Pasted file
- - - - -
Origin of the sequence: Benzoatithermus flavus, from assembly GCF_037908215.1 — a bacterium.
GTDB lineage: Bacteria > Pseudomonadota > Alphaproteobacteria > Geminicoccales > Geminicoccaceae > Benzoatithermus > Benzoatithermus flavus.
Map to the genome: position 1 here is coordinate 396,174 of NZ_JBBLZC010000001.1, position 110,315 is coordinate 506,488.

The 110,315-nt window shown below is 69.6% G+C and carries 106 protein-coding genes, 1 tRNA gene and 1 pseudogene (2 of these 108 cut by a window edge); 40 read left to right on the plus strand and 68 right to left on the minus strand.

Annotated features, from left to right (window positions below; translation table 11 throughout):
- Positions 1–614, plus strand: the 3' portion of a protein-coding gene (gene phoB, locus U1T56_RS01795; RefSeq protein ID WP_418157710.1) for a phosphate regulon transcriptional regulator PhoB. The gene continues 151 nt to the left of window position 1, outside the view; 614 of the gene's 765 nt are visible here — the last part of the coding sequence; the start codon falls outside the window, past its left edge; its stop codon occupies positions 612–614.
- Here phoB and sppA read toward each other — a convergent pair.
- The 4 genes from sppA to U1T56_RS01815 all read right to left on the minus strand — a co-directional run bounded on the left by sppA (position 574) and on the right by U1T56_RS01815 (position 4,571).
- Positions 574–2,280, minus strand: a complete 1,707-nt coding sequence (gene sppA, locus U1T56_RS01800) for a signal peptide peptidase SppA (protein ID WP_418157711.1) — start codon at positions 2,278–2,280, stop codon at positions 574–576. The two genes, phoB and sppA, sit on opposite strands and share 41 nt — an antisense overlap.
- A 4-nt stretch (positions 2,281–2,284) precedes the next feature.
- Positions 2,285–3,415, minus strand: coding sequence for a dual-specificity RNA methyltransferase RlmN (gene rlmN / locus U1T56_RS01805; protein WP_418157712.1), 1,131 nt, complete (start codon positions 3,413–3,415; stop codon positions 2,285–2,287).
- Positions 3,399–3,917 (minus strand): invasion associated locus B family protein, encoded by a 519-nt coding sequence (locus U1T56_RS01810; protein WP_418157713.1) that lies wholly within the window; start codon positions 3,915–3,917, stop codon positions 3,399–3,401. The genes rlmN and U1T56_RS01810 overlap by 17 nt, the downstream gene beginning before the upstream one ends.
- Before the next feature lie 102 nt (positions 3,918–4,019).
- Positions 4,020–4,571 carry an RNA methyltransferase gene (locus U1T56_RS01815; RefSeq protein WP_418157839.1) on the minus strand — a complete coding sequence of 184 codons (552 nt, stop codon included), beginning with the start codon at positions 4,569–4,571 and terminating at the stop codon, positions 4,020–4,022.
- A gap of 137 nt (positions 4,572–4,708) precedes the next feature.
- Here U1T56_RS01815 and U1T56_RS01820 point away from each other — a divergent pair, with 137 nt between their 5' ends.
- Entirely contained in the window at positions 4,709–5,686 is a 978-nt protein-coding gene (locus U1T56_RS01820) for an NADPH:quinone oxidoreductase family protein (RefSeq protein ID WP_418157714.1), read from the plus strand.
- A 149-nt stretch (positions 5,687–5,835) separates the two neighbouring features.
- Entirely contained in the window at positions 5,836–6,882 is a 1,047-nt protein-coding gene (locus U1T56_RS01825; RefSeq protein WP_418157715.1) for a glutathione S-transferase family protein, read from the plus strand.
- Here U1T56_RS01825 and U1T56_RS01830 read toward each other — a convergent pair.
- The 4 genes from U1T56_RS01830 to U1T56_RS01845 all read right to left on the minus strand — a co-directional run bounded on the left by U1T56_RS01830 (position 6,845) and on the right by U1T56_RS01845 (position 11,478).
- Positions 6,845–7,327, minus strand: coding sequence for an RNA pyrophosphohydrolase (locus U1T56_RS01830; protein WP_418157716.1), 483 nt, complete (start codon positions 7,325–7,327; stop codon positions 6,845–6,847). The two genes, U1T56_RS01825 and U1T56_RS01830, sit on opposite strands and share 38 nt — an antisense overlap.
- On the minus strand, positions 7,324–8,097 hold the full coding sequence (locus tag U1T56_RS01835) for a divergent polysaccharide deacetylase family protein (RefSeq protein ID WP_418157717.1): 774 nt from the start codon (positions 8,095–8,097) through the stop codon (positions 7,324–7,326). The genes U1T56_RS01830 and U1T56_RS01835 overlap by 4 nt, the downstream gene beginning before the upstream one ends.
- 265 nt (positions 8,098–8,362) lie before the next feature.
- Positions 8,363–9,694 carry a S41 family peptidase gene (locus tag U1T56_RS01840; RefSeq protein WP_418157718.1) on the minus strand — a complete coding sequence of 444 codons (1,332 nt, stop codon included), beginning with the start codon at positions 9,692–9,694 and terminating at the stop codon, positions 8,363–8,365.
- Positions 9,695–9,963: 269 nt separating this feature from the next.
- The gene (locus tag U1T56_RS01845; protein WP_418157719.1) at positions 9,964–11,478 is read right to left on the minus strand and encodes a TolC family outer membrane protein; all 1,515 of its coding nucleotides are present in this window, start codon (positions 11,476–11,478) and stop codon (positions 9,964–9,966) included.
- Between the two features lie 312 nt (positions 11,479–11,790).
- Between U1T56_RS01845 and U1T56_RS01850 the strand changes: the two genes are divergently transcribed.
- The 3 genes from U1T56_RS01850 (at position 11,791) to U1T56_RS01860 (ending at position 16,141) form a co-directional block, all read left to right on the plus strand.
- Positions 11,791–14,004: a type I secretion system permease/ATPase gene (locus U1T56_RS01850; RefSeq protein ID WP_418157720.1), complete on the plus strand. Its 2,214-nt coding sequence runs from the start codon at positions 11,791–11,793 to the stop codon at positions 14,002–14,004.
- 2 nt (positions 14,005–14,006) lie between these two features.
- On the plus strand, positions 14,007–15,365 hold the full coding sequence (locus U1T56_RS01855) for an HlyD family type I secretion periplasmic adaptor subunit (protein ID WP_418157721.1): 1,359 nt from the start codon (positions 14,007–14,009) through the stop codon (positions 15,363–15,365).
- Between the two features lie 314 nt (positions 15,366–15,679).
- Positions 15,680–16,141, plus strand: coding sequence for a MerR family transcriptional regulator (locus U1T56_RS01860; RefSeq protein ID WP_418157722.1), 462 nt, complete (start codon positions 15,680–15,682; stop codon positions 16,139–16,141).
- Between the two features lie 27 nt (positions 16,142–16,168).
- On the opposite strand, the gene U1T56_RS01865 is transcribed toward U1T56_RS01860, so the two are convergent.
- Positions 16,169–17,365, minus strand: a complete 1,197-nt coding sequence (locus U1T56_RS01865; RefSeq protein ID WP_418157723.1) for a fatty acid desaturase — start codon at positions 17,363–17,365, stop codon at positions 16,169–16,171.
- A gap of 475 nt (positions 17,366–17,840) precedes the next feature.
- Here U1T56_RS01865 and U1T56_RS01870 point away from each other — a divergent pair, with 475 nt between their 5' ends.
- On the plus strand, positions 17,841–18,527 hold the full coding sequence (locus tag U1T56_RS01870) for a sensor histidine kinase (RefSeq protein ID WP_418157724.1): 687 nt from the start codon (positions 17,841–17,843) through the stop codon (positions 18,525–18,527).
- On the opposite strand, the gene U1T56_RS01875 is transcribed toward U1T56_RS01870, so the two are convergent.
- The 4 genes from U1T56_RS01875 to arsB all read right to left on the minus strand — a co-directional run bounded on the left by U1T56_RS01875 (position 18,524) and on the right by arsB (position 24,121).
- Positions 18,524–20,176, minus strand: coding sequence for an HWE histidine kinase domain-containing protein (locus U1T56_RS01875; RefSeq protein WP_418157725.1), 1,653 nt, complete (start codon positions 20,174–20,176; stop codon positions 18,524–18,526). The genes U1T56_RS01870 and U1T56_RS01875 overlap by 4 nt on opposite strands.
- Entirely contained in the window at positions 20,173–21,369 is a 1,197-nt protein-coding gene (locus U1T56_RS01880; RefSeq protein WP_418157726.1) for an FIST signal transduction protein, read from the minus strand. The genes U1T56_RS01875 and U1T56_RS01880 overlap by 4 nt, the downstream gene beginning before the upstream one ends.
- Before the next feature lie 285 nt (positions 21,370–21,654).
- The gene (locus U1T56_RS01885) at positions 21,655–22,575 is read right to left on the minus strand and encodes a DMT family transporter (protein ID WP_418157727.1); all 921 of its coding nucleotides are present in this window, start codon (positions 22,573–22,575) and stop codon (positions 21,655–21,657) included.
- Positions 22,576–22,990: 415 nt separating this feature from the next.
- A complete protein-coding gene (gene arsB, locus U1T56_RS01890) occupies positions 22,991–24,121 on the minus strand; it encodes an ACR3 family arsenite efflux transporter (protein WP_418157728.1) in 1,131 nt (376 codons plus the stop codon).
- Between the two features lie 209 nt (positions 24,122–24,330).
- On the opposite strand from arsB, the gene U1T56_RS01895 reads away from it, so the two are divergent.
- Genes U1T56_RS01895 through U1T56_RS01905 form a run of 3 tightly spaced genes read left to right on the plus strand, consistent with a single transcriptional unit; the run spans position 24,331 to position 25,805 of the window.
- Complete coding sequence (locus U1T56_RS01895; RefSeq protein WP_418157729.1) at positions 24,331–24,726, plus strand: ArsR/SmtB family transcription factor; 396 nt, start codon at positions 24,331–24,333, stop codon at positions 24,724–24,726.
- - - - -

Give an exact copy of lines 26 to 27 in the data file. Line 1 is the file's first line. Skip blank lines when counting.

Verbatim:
- Positions 9,695–9,963: 269 nt separating this feature from the next.
- The gene (locus tag U1T56_RS01845; protein WP_418157719.1) at positions 9,964–11,478 is read right to left on the minus strand and encodes a TolC family outer membrane protein; all 1,515 of its coding nucleotides are present in this window, start codon (positions 11,476–11,478) and stop codon (positions 9,964–9,966) included.